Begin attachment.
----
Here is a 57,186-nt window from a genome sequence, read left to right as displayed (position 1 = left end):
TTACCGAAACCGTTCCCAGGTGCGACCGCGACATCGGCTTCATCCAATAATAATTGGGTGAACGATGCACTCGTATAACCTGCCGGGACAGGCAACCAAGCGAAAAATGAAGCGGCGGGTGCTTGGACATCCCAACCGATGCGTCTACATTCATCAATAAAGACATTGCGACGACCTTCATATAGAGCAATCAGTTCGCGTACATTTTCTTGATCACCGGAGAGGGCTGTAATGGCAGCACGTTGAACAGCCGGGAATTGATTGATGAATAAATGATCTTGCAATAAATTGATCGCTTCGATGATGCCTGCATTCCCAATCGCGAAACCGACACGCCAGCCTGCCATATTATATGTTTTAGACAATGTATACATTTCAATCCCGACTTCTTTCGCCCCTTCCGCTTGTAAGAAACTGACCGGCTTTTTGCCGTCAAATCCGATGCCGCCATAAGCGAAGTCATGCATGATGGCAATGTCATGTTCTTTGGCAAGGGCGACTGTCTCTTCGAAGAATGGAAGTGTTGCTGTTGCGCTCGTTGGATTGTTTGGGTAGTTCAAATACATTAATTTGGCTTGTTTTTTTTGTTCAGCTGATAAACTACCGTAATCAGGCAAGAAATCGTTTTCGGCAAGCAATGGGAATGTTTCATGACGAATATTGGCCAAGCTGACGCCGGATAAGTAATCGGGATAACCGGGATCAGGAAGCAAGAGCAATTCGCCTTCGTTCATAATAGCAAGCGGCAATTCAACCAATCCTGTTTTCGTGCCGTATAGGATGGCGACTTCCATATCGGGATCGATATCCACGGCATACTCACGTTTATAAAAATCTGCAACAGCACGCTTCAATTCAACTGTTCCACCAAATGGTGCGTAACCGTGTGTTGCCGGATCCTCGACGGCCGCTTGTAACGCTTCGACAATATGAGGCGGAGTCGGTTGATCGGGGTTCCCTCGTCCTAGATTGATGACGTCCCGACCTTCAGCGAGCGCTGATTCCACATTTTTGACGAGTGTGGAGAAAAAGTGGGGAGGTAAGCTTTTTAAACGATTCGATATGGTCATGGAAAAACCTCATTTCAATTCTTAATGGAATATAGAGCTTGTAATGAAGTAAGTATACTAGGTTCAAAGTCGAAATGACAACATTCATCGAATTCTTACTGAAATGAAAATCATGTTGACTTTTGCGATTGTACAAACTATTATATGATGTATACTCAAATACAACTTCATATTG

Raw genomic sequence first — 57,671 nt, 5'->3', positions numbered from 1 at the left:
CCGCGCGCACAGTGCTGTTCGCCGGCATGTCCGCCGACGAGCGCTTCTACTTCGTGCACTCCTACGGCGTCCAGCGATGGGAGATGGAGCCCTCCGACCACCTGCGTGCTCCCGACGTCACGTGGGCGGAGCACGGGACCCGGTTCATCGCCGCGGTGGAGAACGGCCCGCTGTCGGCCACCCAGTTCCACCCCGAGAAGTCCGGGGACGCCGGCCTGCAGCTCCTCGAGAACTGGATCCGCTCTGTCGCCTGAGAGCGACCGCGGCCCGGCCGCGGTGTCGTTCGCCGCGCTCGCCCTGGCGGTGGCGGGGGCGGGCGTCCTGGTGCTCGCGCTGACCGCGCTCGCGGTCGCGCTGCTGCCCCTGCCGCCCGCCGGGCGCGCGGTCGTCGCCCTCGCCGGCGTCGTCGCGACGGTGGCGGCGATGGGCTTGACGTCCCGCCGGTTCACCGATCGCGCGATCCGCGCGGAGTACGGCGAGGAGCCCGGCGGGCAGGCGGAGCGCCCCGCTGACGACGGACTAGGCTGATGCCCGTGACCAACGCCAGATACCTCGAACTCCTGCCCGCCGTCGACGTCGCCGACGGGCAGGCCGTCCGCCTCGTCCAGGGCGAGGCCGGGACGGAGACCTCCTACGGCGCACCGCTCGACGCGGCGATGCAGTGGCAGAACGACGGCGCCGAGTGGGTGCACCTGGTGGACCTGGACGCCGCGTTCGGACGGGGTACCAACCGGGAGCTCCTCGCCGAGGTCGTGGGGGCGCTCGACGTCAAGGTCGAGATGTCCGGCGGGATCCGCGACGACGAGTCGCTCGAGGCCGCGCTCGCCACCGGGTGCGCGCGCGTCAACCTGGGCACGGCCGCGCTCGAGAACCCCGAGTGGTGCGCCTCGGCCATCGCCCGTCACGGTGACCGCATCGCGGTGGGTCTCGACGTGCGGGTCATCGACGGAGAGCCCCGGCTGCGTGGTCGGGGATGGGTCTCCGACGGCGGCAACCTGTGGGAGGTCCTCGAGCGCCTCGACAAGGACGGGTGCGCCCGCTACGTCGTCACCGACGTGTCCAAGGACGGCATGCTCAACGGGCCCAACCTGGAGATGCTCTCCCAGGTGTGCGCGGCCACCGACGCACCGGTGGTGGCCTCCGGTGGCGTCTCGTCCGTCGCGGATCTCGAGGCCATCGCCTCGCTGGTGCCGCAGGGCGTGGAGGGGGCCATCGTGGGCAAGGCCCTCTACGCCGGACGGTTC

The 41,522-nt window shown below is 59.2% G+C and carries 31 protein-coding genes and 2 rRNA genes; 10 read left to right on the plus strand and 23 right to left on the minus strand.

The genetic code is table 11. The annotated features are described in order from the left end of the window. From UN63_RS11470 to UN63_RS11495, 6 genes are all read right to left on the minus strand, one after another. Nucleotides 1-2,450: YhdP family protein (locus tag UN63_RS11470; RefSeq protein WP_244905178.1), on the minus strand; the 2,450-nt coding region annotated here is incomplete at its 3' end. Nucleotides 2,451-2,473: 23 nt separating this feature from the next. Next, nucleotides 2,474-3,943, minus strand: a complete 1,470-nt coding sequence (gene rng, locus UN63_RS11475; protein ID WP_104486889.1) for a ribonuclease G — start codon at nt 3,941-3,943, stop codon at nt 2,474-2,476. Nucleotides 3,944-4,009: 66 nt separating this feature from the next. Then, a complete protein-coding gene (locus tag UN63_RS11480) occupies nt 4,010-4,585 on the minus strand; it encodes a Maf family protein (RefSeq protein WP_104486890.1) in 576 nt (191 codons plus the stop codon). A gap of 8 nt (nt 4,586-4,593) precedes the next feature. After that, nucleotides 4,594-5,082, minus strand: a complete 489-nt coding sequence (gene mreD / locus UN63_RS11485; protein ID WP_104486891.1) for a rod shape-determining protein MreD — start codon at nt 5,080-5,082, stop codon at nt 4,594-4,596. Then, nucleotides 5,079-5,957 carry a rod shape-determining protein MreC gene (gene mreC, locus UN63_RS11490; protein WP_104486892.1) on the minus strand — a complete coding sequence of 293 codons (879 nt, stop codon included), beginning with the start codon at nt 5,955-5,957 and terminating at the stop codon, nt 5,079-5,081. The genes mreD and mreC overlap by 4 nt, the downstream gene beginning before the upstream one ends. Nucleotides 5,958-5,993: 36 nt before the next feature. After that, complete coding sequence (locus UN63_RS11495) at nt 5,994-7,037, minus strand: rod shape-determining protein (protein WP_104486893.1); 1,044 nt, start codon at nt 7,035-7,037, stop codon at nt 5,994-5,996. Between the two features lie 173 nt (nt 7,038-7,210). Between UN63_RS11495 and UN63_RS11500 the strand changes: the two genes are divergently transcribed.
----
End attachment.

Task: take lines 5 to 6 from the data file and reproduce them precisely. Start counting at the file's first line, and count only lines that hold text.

The 41,522-nt window shown below is 59.2% G+C and carries 31 protein-coding genes and 2 rRNA genes; 10 read left to right on the plus strand and 23 right to left on the minus strand.

The genetic code is table 11. The annotated features are described in order from the left end of the window. From UN63_RS11470 to UN63_RS11495, 6 genes are all read right to left on the minus strand, one after another. Nucleotides 1-2,450: YhdP family protein (locus tag UN63_RS11470; RefSeq protein WP_244905178.1), on the minus strand; the 2,450-nt coding region annotated here is incomplete at its 3' end. Nucleotides 2,451-2,473: 23 nt separating this feature from the next. Next, nucleotides 2,474-3,943, minus strand: a complete 1,470-nt coding sequence (gene rng, locus UN63_RS11475; protein ID WP_104486889.1) for a ribonuclease G — start codon at nt 3,941-3,943, stop codon at nt 2,474-2,476. Nucleotides 3,944-4,009: 66 nt separating this feature from the next. Then, a complete protein-coding gene (locus tag UN63_RS11480) occupies nt 4,010-4,585 on the minus strand; it encodes a Maf family protein (RefSeq protein WP_104486890.1) in 576 nt (191 codons plus the stop codon). A gap of 8 nt (nt 4,586-4,593) precedes the next feature. After that, nucleotides 4,594-5,082, minus strand: a complete 489-nt coding sequence (gene mreD / locus UN63_RS11485; protein ID WP_104486891.1) for a rod shape-determining protein MreD — start codon at nt 5,080-5,082, stop codon at nt 4,594-4,596. Then, nucleotides 5,079-5,957 carry a rod shape-determining protein MreC gene (gene mreC, locus UN63_RS11490; protein WP_104486892.1) on the minus strand — a complete coding sequence of 293 codons (879 nt, stop codon included), beginning with the start codon at nt 5,955-5,957 and terminating at the stop codon, nt 5,079-5,081. The genes mreD and mreC overlap by 4 nt, the downstream gene beginning before the upstream one ends. Nucleotides 5,958-5,993: 36 nt before the next feature. After that, complete coding sequence (locus UN63_RS11495) at nt 5,994-7,037, minus strand: rod shape-determining protein (protein WP_104486893.1); 1,044 nt, start codon at nt 7,035-7,037, stop codon at nt 5,994-5,996. Between the two features lie 173 nt (nt 7,038-7,210). Between UN63_RS11495 and UN63_RS11500 the strand changes: the two genes are divergently transcribed.